Why it’s taken me so long to write about this trip
“The trip was characterized by an unbridled high of freedom the likes of which I had seldom ever experienced before. The perilous journey was also accompanied by the constant threat of danger and near-disaster.”
My month and a half long motorcycle adventure across Vietnam was one of the highlights of my life thus far. The reason I haven’t told the story until now is because it’s almost too grand a tale to tell; and I feel as though my heavy-handed words and scant photographs won’t give the journey due justice. And so, I’ve procrastinated up until this point. But that ends now. For the retelling of this epic journey, I will try my very best. I hope my meager efforts will suffice.
It is said that energy and movement go where attention flows. For this trip I had all my thoughts centered on one objective. The name “Ha Noi” was constantly on the top of my mind. This trip was a textbook example of one willing himself to a given destination.
My plan? Drive north. To say that I had done any type of pre-planning, apart from arranging a visa, would be false. I did no research on the country or cities that I’d travel to along the way. I carried no Lonely Planet guide, nor had any desire to look at one. I didn’t book any accommodations in advance. I stayed in hostels, couchsurfed, lofts, with Vietnamese families in their homes, inside of a sauna, outside on the ground, in barns beside piles of hay, shared beds with strangers, and stayed in all types of other wonky places. It was all worth it for an adventure I won’t forget.
People warned me not to attempt the trip – they told me that I would die. Even when I told locals in Saigon that I was planning to drive to Phan Thiet (along the southern coast) they told me that it was too far and I couldn’t drive a motorbike there. But sometimes in life you simply have to press forward and have faith that things will work out, and that’s exactly what I did.
To complete my dream journey of riding a motorcycle across this foreign and exotic land I paid my dues. I took a nasty spill from my motorbike avoiding a crazy truck driver on the return journey from Ha Long. I had an iPod plundered from my room in Saigon. My wallet went on extended holiday – lost or stolen. I endured a difficult breakup with a girl I adored.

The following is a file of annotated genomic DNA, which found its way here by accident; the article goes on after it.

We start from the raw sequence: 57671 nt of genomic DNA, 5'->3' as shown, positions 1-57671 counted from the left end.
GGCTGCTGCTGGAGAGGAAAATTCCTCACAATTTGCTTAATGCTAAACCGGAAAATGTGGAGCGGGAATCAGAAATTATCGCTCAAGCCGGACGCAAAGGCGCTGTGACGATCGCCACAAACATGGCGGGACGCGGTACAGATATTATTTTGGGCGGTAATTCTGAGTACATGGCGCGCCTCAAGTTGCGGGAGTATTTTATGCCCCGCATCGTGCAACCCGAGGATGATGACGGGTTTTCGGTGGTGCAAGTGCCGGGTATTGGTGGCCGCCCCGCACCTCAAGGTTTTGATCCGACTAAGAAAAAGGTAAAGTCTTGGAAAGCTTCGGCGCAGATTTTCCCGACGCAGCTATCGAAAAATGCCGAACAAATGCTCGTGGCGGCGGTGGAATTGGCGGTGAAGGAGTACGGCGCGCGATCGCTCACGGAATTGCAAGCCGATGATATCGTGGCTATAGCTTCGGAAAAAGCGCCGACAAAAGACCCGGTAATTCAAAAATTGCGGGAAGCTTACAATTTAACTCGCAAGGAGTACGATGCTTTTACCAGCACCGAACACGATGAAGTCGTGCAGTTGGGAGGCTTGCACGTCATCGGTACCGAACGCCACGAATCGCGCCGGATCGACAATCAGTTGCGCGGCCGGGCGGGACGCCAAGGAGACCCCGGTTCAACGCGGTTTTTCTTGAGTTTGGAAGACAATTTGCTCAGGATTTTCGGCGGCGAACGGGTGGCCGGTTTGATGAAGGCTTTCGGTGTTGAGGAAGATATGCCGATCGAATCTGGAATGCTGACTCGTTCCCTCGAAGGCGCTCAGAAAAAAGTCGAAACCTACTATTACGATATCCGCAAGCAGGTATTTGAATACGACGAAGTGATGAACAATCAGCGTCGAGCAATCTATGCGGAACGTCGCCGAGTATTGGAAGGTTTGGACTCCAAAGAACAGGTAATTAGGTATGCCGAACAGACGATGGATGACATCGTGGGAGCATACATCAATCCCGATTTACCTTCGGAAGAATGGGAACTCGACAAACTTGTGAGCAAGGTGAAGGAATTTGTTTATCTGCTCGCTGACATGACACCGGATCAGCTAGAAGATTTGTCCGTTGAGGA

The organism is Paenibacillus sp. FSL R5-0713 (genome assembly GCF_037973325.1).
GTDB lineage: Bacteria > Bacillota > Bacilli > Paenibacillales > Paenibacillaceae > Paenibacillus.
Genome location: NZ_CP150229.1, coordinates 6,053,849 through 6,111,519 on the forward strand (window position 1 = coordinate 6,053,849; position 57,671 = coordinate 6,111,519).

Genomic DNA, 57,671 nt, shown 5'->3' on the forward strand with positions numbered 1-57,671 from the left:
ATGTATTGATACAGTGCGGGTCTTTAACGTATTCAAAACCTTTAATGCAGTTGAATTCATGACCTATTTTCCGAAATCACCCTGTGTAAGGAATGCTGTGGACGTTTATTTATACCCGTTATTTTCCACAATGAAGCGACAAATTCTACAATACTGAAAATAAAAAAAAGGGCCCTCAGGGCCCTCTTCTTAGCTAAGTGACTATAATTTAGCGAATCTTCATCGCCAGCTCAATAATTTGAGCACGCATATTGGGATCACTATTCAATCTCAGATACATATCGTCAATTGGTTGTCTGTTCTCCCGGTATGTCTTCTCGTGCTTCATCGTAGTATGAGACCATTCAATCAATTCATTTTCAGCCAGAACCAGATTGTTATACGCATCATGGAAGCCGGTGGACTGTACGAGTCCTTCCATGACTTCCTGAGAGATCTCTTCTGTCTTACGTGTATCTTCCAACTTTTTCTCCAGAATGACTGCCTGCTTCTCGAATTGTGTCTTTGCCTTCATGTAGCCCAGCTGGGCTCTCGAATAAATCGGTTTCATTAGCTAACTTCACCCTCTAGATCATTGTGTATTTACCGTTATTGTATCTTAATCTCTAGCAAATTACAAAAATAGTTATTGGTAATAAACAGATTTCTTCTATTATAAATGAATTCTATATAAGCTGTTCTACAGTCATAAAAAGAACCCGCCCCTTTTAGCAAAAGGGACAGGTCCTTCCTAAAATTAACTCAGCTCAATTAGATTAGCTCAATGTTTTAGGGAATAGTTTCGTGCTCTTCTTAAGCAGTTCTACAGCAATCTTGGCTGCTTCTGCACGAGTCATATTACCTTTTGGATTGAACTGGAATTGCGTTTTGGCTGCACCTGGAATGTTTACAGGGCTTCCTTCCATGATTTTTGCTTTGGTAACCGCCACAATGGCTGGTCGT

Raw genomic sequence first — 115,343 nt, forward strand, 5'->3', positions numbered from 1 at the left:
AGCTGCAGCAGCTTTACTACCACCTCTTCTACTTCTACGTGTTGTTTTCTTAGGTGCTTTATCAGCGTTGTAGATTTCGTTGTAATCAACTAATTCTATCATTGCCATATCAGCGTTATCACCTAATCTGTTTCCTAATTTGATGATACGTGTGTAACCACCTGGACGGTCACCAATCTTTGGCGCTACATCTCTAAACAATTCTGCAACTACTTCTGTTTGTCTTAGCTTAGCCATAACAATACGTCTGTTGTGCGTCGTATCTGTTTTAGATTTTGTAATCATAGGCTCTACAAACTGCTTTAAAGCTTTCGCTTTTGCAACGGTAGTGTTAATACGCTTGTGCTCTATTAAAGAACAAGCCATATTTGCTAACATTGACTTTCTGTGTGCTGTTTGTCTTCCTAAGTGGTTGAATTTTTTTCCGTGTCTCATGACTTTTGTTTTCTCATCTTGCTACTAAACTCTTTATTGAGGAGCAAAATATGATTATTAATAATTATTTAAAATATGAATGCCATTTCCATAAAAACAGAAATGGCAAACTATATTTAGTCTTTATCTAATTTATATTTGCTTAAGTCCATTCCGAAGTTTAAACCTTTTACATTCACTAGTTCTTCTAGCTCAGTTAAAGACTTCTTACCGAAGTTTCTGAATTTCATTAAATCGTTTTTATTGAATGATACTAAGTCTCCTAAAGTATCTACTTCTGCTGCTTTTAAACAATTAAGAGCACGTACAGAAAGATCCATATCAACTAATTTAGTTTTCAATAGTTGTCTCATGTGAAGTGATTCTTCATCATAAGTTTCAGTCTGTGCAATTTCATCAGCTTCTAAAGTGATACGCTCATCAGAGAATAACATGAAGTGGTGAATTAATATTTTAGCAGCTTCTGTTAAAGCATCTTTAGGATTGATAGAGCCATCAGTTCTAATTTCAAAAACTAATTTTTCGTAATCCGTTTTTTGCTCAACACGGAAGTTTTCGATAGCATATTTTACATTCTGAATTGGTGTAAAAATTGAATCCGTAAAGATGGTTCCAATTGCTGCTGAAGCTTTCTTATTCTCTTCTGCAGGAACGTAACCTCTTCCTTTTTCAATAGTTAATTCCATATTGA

I was sipping Vietnamese coffee in an open-air cafe in one of Saigon’s alleys one morning and practicing melodies on my flute. The owner, an older lady, came by to chat with me and told me about a Vietnam legend about a musician named Truong Chi. As she retold the story, Truong Chi was a talented musician who fell in love with a beautiful princess. The princess overheard his music and fell in love with him as well, even though she never saw his face.
Unfortunately, the story has a tragic end as the princess’ father found out what was happening, and by some way or another, Truong Chi was killed. Listening to story I silently hoped that my own fortunes would turn out better.
From the backstreets of Bangkok…
to the rice paddies of the Mekong
“Normally when you have a travel romance, there are no expectations of any type of commitment whatsoever. In a few weeks (or a few days), one or both people are traveling back home. Paths intertwine for a short time and then they separate just as quickly as they joined, leaving behind the bliss of the affair with none of the entanglements or trappings attached to a relationship. But this time, something was different.”
(Note: names of any characters mentioned have been changed in the interest of individual privacy)
First, a bit of backstory.
Where did I get the idea to attempt to undertake such a crazy journey in the first place?
When I first arrived in Bangkok fresh off the plane of my Southeast Asia trip, I met a Belgian fellow named Rocco. Rocco was finishing up several months of backpacking at the time that I was beginning, and had all kinds of stories and advice to share. He completed a motorcycle trip across Vietnam himself, and I thought the experience sounded incredible.
It sounded like something out a book. His stories were perhaps peppered with embellishments and superlatives; for example he told me went through an extraordinary amount of condoms during his time in Vietnam (perhaps 200, if I recall). I couldn’t suss whether all the details he related were true or not. In any case, Rocco had been on all types of crazy adventures, and he inspired me to tackle a few of my own.
Three months of travel around Thailand and Laos had passed and after spending a month in Bangkok for the holidays, and catching up on work for my advertising clients back in San Diego, I was ready to take on a big adventure.
I applied for my Vietnam visa in Bangkok, which was a bit more difficult than the usual visa for an Asian country. For one thing, there was no “visa on arrival” option. On my visa form I had to list a definite arrival date, which was tough because I wasn’t sure what day I would arrive. I planned to pass through Cambodia first.